Randall Neighbour

GUEST POST by Randall Neighbour, randallneighbour.com.

Randall Neighbour is more than just another group-life guru to me. He’s a friend whom I’ve partnered with in many ways. He and the organization he leads, TOUCH Outreach Ministries, has published five of my books. Back in the day, Randall asked me to lead training seminars in churches through the ministry. Randall constantly challenges my thinking about group life, discipleship, and leadership. Today, Randall and his wife Etna lead a house church, and while he admits they are still in the relatively early stages of the learning process, I believe many of us can learn much from their journey.

NOTE: I am asking small group experts from various—and sometimes opposite—viewpoints to post on this blog. This is on purpose! I want to offer different points of view to help you think. My hope is that you will discover biblical principles (not church structures) that you will implement in your ministry.

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Throughout my life I have been the champion of cell groups that make up cell-based churches. With the exception of the USA, cell-based churches are commonplace today. Christians around the world have been discipled and released to minister the Gospel of Jesus Christ with close friends in their groups and these churches are flourishing. These cell-based churches are growing leaps and bounds because the pastors and members understand that their small group structure was not put in place to close the back door or keep people coming back to hear the pastor’s sermons and bolster volunteerism.

As you well know, Americans are not like any other group of people. We are the greatest consumers on the planet, and it’s showing up in our churches. Big churches are growing larger, and new churches being planted have visions of multi-site congregations to reach as many consumers for Christ as possible. In Organic Church, Neil Cole writes, “What you draw them with is what they’ll be committed to.” Offer amazing children’s programming and stage sizzle with some slick postcard mailings and voila! In just three years you’ll have a consumer-filled megachurch with satellite campuses dotting the landscape. Attendance in both large and small groups may be high, but the ministry belongs to a few, despite the fact that those few want everyone to be equipped ministers with a sacrificial and successful ministry.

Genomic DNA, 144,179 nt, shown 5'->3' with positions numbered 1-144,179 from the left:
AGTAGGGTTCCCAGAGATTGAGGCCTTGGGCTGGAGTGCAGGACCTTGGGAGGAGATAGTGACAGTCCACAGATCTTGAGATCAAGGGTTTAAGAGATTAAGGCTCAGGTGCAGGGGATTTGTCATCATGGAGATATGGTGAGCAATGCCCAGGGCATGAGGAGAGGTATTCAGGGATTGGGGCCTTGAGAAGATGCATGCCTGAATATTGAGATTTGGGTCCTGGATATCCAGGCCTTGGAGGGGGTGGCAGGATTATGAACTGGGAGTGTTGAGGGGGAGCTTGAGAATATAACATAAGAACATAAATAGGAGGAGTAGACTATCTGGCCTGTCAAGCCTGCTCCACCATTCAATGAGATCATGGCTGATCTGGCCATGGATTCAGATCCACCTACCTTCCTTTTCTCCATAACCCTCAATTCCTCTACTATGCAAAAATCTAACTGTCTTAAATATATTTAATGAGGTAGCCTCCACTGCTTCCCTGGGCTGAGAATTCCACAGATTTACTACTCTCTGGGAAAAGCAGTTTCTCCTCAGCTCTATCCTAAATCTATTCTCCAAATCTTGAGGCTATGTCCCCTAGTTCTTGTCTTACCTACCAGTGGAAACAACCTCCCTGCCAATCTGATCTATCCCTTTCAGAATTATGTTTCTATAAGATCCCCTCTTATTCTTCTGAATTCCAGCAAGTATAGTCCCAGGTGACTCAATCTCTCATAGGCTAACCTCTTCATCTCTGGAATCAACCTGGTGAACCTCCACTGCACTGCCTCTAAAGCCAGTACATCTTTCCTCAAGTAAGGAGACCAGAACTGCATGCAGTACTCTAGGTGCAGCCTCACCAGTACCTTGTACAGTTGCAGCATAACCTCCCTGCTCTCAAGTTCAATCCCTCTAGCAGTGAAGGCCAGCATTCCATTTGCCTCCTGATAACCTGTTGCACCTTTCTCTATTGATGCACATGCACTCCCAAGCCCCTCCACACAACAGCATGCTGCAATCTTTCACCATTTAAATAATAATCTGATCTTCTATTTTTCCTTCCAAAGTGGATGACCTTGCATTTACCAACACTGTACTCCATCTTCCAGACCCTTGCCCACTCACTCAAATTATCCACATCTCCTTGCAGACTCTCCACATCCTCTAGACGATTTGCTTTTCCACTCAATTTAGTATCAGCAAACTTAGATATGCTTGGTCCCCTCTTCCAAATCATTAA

[By the way, I’m not trying to offend anyone because of their current practices. Rather, I write out of a deep passion for Christ’s church. No one makes radical personal change until they get mad anyway, right?]

In 2011 my wife Etna and I left the brick-and-mortar church experience to experiment with a house church. We didn’t leave because we were disgruntled or unhappy we didn’t get our way. Our church helped us find deep healing we needed for the path ahead. We made the decision because we had a number of friends who were now unchurched or never went to church because they didn’t buy into the consumer-turned-volunteer mentality found in brick-and-mortar churches around Houston.

Before you make any assumptions about me, know that we envisioned a cell-based house church network. The house church members gather to study and apply the Word each Sunday. Midweek, the members meet in cell groups to minister to one another and strategically relate to unchurched friends and family. When the house churches are too big for the host home, we send out a handful to start a new house church and cell groups.

In 2011, that was the plan, and it’s still the plan. We feel it’s a plan from God because I’m now being contacted by church leaders I worked with for years in cell ministry who have been given the same vision from our Lord.

What have we learned so far? I’ll share this in the next blog entry, but let me close with this… If you have no interest in perpetuating consumer Christianity and you want to give this house church thing a go, you’re probably far more equipped than you think.

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Our Move to House Church—What We’ve Learned So Far

GUEST POST by Randall Neighbour, randallneighbour.com. *     *     *     *     *     *    …